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LG Chem, GM Aiming to Mass-produce Next-generation Batteries Starting 2022
Taking Aim at Tesla
LG Chem, GM Aiming to Mass-produce Next-generation Batteries Starting 2022
  • By Jung Min-hee
  • March 10, 2020, 10:50
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Shin Hak-cheol (right), vice chairman of LG Chem, and Mary Barra, CEO of GM sign a battery cell joint venture agreement at the GM Global Tech Center in Michigan, the United States in December 2019.

LG Chem and General Motors (GM) have put forward a plan to overtake Tesla, the world's No. 1 producer of electric vehicles (EVs), based on next-generation NCMA (nickel, cobalt, manganese and aluminum) batteries. The two sides plan to start mass production of the new batteries in 2022. They intend to lower battery prices to below US$100 per kilowatt by building a Gigafactory-level NCMA plant.

The two companies are planning to use the new NCMA batteries for a new EV model that will be launched in 2022.

NCMA batteries reduce the proportion of cobalt, which is a rare metal, to a one-digit percentage, and adds aluminum to maintain the same stability as current products, while lowering unit cost and increasing output. Cobalt price was US$33,000 per ton on March 6, but aluminum price was only US$1,687 per ton on the same day.

In addition, increasing nickel content without reducing cobalt content also elevates output per unit area. In NCMA batteries, cobalt content is reduced to around 5 percent and nickel content is raised to 90 percent, which can significantly lower the battery price per kWh compared to NCM batteries, which have nickel 60 percent, cobalt 20 percent and manganese 20 percent.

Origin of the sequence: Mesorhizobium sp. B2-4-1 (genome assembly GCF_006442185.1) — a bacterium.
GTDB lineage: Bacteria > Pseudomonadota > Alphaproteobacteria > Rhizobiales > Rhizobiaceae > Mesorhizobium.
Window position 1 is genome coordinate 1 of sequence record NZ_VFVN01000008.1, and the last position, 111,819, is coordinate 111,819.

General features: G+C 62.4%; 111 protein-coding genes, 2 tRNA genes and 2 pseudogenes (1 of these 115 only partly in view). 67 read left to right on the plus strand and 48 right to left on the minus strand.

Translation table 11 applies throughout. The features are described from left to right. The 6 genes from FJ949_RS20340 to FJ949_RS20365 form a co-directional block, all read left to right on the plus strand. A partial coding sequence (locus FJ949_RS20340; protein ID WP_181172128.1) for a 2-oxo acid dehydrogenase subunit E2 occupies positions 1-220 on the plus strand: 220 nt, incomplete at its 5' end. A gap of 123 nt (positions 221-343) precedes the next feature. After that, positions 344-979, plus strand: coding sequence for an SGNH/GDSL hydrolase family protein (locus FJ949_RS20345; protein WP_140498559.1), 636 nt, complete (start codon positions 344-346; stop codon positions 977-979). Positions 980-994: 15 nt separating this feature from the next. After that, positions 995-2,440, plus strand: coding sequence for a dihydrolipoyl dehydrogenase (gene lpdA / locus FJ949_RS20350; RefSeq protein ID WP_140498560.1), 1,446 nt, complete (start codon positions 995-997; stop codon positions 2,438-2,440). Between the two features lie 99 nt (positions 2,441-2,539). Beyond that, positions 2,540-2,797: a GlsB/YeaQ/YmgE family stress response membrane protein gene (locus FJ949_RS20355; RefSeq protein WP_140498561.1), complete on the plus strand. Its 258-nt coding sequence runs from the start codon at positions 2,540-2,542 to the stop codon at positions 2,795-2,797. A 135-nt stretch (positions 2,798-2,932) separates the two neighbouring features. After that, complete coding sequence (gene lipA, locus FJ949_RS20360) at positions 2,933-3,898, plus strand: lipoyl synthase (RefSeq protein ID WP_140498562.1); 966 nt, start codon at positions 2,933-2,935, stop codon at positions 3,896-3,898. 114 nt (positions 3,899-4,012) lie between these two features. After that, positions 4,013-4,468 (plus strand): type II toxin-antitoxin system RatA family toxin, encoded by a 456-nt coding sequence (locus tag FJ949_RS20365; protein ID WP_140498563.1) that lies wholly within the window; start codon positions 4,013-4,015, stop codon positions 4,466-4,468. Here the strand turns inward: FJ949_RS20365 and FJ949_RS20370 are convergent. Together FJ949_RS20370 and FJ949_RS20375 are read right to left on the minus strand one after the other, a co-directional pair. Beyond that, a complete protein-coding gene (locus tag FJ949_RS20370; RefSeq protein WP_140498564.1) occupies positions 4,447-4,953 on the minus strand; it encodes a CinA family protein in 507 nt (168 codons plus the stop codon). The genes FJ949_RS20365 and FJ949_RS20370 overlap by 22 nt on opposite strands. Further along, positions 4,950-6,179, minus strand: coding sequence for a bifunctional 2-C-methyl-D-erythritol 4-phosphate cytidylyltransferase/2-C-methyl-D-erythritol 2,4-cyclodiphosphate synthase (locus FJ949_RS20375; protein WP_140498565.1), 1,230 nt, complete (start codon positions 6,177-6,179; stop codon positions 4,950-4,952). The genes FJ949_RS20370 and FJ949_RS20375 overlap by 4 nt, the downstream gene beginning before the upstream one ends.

Last week, GM held the EV Week Event to unveil its next-generation EV platform. It announced that it will lower its battery cell cost below US$100 per kWh by establishing a joint venture with LG Chem. Industry analysts say that mass-produced EV batteries are priced at around US$150 per kWh, and batteries account for about 40 percent of EV manufacturing cost.

LG Chem and GM signed an agreement on Dec. 5, 2019 to establish a 50:50 EV battery cell joint venture by investing 1 trillion won each. The size of the planned plant is comparable to Gigafactory (35 GWh) set up by Tesla and Panasonic.

During the EV Week, GM CEO Mary Barra announced that GM planned to launch 20 new EV models by 2023 and roll out more than 1 million EVs a year by 2025.

In 2019, GM sold 24,600 units of the Bolt EV in the world market, suffering a crushing defeat in competition with Tesla, which sold 367,500 units. However, the company plans to get in hot pursuit of Tesla by rapidly increasing its EV lineup from mid- to low-price models to the premium brand Cadillac.